Crowd-funding Robert Heinlein

by Henry Farrell on September 26, 2017

Farah Mendlesohn, a long time friend of Crooked Timber, writes:

I had to withdraw my book on Heinlein from the original publisher due to length. As I explored other options it became clear that no academic publisher could take it without substantial cuts, and no one who read it, could suggest any. In addition, the length would have pushed up the price for an academic publisher beyond what people could afford. Unbound, a crowdsourcing press, have agreed to take the book and have been able to price it at £12 for the ebook and £35 for the hard back.

The crowd-funding site is here. I’ve read and loved two of Farah’s previous books on f/sf (and have been contemplating a reply to her analysis of Neil Gaiman’s The Wolves in the Wall for several years) – I’ve no doubt this is going to be great.



Quite Likely 09.26.17 at 8:54 pm

Maybe just put it online in ebook form and set up a donation box?


JakeB 09.26.17 at 9:05 pm


I enjoyed Rhetorics of Fantasy a great deal and will look forward to this new book.


mike shupp 09.27.17 at 2:57 am

Hey, a book on Heinlein’s writings? I’m in.


derrida derider 09.27.17 at 4:03 am

If the publisher’s readers think it is too long, it is too long. They are objective and know the audience, the author is not and does not.

Not wishing to be unkind, but is Farah certain that the reason that “no-one who has read it can suggest any [cuts]” is not because the readers were kind friends or themselves overly prolix? Successful authors are ruthless on this, not hesitating to drop their most beloved passages if they don’t add to the core thesis or narrative.


Maria 09.27.17 at 4:27 pm

Done, thanks Hen.


Farah Mendlesohn 09.28.17 at 8:17 am

Thank you Henry.

Quite Likely, even at its simplest a book like this needs a professional copy editor, an indexer and a designer. Those don’t come cheap.

The crowdfunding is now at 96%.


Francis Spufford 09.28.17 at 1:25 pm

I’m in, too. Funding now at 98%.

Derrida Derider, Farah may have turned prolix and mushy, but only if she has experienced some catastrophic event alienating her from her entire previous publishing history. I for one would like to read all of what she has to say about Heinlein, not just some of it. The ruthlessness of authors sometimes manifests itself in digging their heels in and refusing to do what publishers suggest, and sometimes they’re right to.


Adam Roberts 09.29.17 at 7:33 am

Project is now fully funded.

Now (full disclosure: Farah is a friend of mine, and I also have a project up for crowdsourcing, unrelated to the discussion in this thread) what’s seems to me most interesting about all this is what it means for academic publishing. As it stands, University presses operate a hyperbolic pricing strategy that limits the pool of purchasers to libraries and, er, that’s it. Unbound do very handsome books, and there are many people in and outside the academy likely to find a critical study of Heinlein edifying and interesting and happy to pay £35 where they would never pay £85 or £120 or whatever. Plus there is a large number of academic writers interested in getting their work out to readers at a less exorbitant price than the standard model. Indeed, if what this route catches on, the Uni presses will have to have a long hard think about their business model.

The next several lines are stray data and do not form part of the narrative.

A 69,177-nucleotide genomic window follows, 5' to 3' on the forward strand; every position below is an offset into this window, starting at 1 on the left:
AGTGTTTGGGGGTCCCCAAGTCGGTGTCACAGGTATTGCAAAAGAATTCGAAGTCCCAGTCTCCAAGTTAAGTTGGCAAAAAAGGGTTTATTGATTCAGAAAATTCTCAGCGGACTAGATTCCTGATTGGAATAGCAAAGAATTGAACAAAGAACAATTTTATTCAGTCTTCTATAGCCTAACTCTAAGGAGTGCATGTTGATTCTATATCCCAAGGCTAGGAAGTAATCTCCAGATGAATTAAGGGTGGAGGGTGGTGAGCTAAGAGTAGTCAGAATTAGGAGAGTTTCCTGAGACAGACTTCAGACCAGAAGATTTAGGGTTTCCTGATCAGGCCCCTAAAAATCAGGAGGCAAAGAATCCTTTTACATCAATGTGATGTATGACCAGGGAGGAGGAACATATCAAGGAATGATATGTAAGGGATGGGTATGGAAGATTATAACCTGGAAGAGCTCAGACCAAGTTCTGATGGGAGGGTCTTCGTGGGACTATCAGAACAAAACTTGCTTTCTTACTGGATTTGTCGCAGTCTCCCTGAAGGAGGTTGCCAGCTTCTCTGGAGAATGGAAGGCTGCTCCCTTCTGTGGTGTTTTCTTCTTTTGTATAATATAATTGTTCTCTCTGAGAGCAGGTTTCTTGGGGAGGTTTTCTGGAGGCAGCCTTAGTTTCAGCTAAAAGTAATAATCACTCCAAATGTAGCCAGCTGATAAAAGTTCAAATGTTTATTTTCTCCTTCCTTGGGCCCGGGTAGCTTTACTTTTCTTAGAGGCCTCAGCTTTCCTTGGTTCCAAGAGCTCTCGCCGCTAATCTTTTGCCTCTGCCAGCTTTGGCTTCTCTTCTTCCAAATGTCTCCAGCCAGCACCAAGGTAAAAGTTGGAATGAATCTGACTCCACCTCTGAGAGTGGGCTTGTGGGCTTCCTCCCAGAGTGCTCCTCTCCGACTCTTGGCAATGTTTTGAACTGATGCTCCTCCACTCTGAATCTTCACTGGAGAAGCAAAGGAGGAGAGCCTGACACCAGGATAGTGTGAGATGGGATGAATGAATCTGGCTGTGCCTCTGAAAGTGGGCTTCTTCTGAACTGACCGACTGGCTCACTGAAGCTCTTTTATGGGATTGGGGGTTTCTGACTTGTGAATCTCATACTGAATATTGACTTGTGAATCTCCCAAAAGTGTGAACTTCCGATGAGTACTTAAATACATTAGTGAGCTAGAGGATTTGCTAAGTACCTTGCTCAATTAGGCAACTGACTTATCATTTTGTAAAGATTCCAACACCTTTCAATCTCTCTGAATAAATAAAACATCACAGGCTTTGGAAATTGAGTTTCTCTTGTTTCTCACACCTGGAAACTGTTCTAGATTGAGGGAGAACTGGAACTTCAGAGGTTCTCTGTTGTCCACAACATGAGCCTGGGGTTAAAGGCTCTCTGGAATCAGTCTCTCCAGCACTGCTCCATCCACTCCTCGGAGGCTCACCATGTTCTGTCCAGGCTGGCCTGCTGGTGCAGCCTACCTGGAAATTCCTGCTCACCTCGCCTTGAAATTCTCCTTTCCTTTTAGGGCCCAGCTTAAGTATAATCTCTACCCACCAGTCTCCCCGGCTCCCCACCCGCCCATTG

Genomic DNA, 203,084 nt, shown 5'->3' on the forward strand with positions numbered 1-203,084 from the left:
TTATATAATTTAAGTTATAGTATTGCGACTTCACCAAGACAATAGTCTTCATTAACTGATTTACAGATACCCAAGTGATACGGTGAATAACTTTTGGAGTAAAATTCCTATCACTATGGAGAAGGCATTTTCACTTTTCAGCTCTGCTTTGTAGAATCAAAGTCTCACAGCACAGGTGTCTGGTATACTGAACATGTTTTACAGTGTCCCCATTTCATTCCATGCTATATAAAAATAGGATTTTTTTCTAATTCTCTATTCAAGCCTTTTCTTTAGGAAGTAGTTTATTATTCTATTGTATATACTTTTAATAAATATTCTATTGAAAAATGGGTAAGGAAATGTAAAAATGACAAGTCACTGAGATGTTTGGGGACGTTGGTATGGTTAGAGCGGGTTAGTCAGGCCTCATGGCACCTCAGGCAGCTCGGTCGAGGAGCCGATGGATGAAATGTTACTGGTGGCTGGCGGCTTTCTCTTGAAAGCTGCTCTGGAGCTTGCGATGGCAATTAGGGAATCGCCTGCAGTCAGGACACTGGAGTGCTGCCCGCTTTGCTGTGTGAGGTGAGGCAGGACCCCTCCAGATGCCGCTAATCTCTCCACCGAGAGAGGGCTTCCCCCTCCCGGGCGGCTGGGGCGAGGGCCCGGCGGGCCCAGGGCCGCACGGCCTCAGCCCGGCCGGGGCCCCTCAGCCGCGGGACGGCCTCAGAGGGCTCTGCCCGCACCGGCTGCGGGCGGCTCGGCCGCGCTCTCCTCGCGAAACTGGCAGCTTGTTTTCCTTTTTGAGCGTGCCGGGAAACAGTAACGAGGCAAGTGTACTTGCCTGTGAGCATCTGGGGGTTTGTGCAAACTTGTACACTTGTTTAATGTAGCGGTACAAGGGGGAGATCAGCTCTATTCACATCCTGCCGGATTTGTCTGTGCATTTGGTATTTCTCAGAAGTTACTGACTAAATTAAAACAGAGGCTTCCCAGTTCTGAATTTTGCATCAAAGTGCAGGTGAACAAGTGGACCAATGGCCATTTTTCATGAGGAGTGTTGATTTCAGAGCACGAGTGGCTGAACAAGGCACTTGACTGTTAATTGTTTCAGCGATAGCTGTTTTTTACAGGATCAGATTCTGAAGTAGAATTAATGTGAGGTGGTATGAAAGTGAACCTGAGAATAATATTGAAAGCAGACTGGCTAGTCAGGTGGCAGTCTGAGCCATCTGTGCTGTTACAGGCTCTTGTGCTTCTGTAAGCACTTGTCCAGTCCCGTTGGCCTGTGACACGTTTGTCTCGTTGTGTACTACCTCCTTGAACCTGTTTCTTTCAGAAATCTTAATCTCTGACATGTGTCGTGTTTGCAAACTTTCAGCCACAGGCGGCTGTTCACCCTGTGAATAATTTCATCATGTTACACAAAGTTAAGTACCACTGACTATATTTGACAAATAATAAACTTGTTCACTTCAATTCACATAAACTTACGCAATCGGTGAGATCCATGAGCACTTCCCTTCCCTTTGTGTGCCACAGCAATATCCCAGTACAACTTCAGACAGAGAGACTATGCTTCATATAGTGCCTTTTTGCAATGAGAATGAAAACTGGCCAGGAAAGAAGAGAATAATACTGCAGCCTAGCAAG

Rob Barrett 09.30.17 at 3:17 am

I dunno, Adam, I find that CUP and OUP aside, most university presses are far more affordable than the commercial publishers handling scholarly books. My own book was published by Notre Dame at a price of $35, and Minnesota’s books are routinely no more than $30-40 a pop.


DCA 09.30.17 at 1:46 pm

In response to (8): I don’t see this model being used by many academics, because the main reason for getting your book published by an academic publisher is that it has then gone through peer review–and anything not so reviewed doesn’t count for promotion decisions. One answer is to replace the reader-pays model with an author-pays one, with the library at the author’s institution providing the funds. Publishers (and authors) can resist this because it looks like vanity-press publishing, but some publishers have developed this as a path. For example, the University of California Press has an author-pays option called Luminos; this produces standard books, online for free and print-on-demand for not a lot of money.


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Collin Street 10.01.17 at 12:43 am

You could disaggregate the editorial and print processes; libraries acquire digital files and — if felt necessary — arrange for hard-copyisation locally.

Because, seriously, the kit you need to make POD books is pretty attainable; digital printing presses are just giant photocopiers/printers, and the perfect binders and guilotines can be had for… about 10k for both? so most larger print shops have them already.


Collin Street 10.01.17 at 12:45 am

Which is to say: anybody who can produce a physical book can produce a print-on-demand book, you don’t need special equipment for the PODness. And the ability to produce physical books is extremely widely distributed and, honestly, significantly underutilised.

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